While competing smart contract protocols is not a bad for DeFi in general, given the current network effect that Ethereum has,  any significant down price moves in the protocol level will impact DeFi significantly, as ETH itself is used as collateral for many protocols. When ETH goes down, the "total value" locked in these protocols also drops - causing investors to want to sell their tokens as well. An interesting dynamic to keep our eyes on.

Difficulty Commentary

Not much has changed on the difficulty front. We are still scheduled to have the next adjustment come in this upcoming Friday and should bring the difficulty level down just a touch. On the mempool side of things, it has not gotten any better. In fact, the size of the mempool went up considerably last week and its currently at around 80 million bytes. This means transactions are taking longer than normal to get confirmed and it will be more expensive to transact. This type of network congestion is typical during volatile price movements. Plan your upcoming transactions accordingly.

What's ahead for the week:

There are 2 important market dynamics at play. 1 - what the rise of bond yields/interest rates will mean for U.S. companies and the U.S. consumer, and 2 - the downstream effects of stimulus and pent up spending in the U.S. consumer.

To cover the first point, there are real implications for the real return of the 10-year treasury going positive. As we covered above, may investors "sold" their dollars because of the negative real rate of return - they would get less dollars than what they put in if they bought U.S. government bonds. This drove them to make a flurry of investments everywhere else, but as the return to hold dollars goes back into positive, it may suck some of that liquidity back from markets.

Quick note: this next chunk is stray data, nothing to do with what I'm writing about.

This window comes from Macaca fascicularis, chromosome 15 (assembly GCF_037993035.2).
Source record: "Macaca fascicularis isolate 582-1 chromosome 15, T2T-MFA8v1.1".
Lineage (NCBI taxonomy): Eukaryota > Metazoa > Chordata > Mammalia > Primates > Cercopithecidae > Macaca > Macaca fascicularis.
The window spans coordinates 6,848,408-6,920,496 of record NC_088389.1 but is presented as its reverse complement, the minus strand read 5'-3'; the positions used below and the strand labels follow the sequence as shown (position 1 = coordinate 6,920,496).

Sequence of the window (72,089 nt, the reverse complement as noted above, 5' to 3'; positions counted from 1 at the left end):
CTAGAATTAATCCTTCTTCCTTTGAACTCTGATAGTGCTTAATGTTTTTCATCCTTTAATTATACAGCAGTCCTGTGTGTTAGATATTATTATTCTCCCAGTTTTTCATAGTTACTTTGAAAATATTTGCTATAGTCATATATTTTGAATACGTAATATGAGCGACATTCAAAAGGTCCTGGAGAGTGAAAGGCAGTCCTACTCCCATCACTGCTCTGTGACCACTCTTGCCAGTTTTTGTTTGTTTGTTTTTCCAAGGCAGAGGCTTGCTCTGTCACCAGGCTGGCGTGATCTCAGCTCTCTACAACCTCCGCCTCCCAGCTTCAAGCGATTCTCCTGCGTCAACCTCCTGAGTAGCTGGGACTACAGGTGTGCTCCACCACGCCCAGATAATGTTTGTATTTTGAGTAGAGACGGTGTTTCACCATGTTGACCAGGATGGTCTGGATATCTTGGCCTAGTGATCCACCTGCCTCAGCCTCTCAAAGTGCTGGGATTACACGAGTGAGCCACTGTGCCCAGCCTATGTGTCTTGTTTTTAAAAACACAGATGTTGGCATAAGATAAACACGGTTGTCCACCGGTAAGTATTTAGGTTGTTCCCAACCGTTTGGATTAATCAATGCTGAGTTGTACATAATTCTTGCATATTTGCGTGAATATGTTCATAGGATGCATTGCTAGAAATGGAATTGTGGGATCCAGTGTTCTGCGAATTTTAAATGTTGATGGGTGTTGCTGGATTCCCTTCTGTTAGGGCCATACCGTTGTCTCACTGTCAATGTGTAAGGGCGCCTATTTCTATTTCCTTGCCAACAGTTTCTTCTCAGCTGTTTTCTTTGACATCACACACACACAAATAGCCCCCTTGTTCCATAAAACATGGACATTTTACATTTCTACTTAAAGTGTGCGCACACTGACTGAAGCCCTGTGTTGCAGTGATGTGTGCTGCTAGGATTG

On the second point, economic indicators are pointing to a very strong balance sheet at the U.S. consumer level. Indicators of future spending such as the housing market and capital goods orders are looking better than they were at pre-pandemic levels, which is causing a bit of a perfect storm for future inflation expectations.  

So, where do we go from here? It depends (on the Fed). In his most recent appearance before the senate banking committee last week, the Fed chairman Jerome Powell stated that there is still a long way to go before reaching full employment in the U.S., which is the Fed's main driver to keep interest rates low and support fiscal stimulus. 

In addition to Biden's $1.9 T stimulus package, there's another $3-4 Trillion dollar infrastructure package in the works from the Biden administration due to the devastating effect that winter storms have had in the U.S. With so many indicators pointing to future inflation, the narrative that the Fed may have to move to tightening monetary policy sooner than expected continues to build. The Fed has been very, very vocal that they will not act or taper before inflation is "consistently" over 2%. Looking at the data, inflation for January came in at 1.4% annualized - meaning that the Fed still has a lot of room to go before it has to act. 

Looking back at the crypto markets, the Coinbase IPO draws closer by the day, and insightful information continues to surface. For one, they have left the door open to potential token offerings, and interestingly its valuation is rumoured to be close to $100 billion at its public listing. To put things in perspective, Goldman Sachs has a market capitalization of $110 billion. This would make Coinbase one fo the largest and most prestigious financial institutions in the world, by market capitalization. This could be seen as a "changing of the guard" signal for traditional finance.

On the Futures and options world, we still see a healthy contango on the Futures curve tapering at the $51k level in June. On the options front, we see some interesting open interest in the $100k level for the March 26th expiration. On the perpetual swaps funding rates, we see that the recent downturn "washed" some of the premiums down. Perpetual swaps funding rates for Bitcoin are still positive across most major platforms (more people are long than short), however, the funding rates are considerably down from their 30-day moving averages, which is typically a healthy sign for the market going into the week.

As always, we'll keep you posted on any relevant news throughout the new year right here and from our Twitter account @hodlwithLedn

Canadian Central Banking Updates:
Current Target Interest Rate: 0.00 - 0.25%
Current Overnight Money Market Rate: 0.23%

U.S. Central Banking Updates:
Current Fed Interest Target Rate: 0.00 - 0.25%
Current Effective Federal Funds Rate: 0.09%